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1. Enumerations are an awkward means to address.
Most purely name systems are awkward that way.
They require a bounding specification,
some set of related information to establish
identity within acceptable probabilities. For
example, if you search on my legal name,
Claude Bullard, in Yahoo, you will get two
returns in Alabama. Which one is Len? It helps to
know where Len lives. This must be specific to a
name in a different system. The naming
system is insufficient to establish identity unless
it is paired to the precise location. The limits
of precision in location can create a random choice
that is made arbitrarily (by chance or policy: see
2000 American presidential election for a study
in system limits given an unresolvable granularity).
We can say a URN is a URI is a URL only because
we use tools to make this true. Otherwise, a
name is not of necessity a location and a name
and a location may not be sufficient to establish identity.
A URI is insufficient to establish an information item is
on the web. It makes it possible to put it there
because it is a name paired to a name (location). The
resources at the location establish identity.
Identity is not in and of itself, a value: it is a
derived or testable assertion, a mapping.
2. Enumerations on an infinite space can exhaust
system resources unless the range of choices
can be restricted.
The point is that given equal choices,
establishing identity is a coin toss. Systems
are designed to make choice non-random. Communication
systems are particularly designed to eliminate
randomness or noise. It is useful to have clear
To be effective, the designer bounds the space
to a range of some kind and will choose a means
to identify a member. Otherwise, the system becomes
entropic (ie, Boltzman entropy). The effectiveness
of the means limits the reliability.
It is possible, as in the example of the circle,
for the boundary to contain infinite numbers of
points. Abstractly, this is so, but practically,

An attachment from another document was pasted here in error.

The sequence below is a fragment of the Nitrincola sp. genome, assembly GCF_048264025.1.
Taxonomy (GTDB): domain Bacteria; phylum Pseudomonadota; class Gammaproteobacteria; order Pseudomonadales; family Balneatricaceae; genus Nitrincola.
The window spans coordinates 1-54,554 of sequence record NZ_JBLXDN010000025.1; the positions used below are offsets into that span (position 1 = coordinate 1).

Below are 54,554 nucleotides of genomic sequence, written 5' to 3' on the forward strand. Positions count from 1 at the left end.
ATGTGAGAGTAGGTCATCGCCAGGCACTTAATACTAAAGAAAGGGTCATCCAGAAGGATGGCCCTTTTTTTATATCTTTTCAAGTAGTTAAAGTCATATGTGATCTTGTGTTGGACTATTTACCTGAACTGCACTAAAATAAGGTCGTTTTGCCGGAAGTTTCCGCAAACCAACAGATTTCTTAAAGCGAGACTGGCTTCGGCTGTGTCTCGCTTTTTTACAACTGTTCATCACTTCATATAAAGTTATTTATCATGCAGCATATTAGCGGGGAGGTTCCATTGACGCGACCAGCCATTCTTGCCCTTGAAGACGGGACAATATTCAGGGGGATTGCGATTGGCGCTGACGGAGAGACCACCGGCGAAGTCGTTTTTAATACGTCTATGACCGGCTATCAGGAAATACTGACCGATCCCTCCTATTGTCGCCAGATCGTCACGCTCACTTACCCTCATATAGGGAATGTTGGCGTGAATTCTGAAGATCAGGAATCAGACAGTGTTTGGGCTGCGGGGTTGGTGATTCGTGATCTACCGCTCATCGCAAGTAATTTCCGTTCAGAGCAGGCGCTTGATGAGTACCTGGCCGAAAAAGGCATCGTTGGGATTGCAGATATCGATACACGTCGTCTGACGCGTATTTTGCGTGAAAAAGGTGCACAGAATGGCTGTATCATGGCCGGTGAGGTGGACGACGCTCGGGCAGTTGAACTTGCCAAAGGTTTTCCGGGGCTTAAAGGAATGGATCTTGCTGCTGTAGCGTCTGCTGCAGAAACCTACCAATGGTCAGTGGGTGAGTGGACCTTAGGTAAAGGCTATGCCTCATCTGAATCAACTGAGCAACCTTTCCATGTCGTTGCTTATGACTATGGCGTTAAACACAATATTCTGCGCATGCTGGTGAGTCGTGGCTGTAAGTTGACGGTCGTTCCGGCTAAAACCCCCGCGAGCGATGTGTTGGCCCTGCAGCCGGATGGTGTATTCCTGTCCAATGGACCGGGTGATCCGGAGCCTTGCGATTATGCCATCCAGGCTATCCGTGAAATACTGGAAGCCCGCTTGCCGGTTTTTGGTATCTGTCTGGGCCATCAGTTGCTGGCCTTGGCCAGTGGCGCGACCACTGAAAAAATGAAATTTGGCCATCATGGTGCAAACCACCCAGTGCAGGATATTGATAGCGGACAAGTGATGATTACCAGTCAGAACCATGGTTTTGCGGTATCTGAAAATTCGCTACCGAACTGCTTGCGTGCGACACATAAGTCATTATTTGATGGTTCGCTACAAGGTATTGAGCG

a unit will be declared, a means to identify a unit
will be created, and so on. That unit might be
identified by position relative to the system
boundary or by position relative to another member of a
set, or by a unique name, known to be unique only
because it is in the system set.
Namespaces in XML are not boundless. One doesn't
need order. One needs structure and paired names
(the QName and local name) to create boundaries.
The circle provides a structure that bounds
a potential infinity, but not a practical one.
So is the Web bounded or boundless? Is the
Web a bounded information space?
From: email@example.com [mailto:firstname.lastname@example.org]
Sent: Tuesday, April 16, 2002 8:59 PM
Subject: RE: [xml-dev] Boundless Space and Identity
> Len Bullard wrote,
> > Enumerated space. Is that addressing by name or position?
> Could be either. You could address them as 1st, 2nd, 3rd ... from
> some arbitrarily nominated origin, in which case it's addressing by
> position. Or you could assign the points distinct names, eg. "red",
> "blue", "green" ...in which case enumeration is just the name
> resolution mechanism, ie. to find the point named "blue", start
> anywhere, and keep on going till you reach the point with that label.
but in the case of naming "red", "blue", "green", we have to think about
matching name to order. but if there is no regulations,
it's impossible in boundless space to impose name to each point..
Am i right?
> cp. ordinal vs. nominal numbers.
> > Are the points on the curve or is the curve a boundary for the
> > points inside the circumscribed space?
> No, the points _are_ the curve ... there's nothing in between or
> outside, in the same way that 0.5 isn't in between 0 and 1 on the
> natural number line.
i think that many cases in XML, namespace is a kind of boundless space
not ordinally arranged, but nominally identified with key name.
There is no order in components in that space.
and we just can think about virtual curve to circumscribe every components.
so each points in that space are inside of the curve.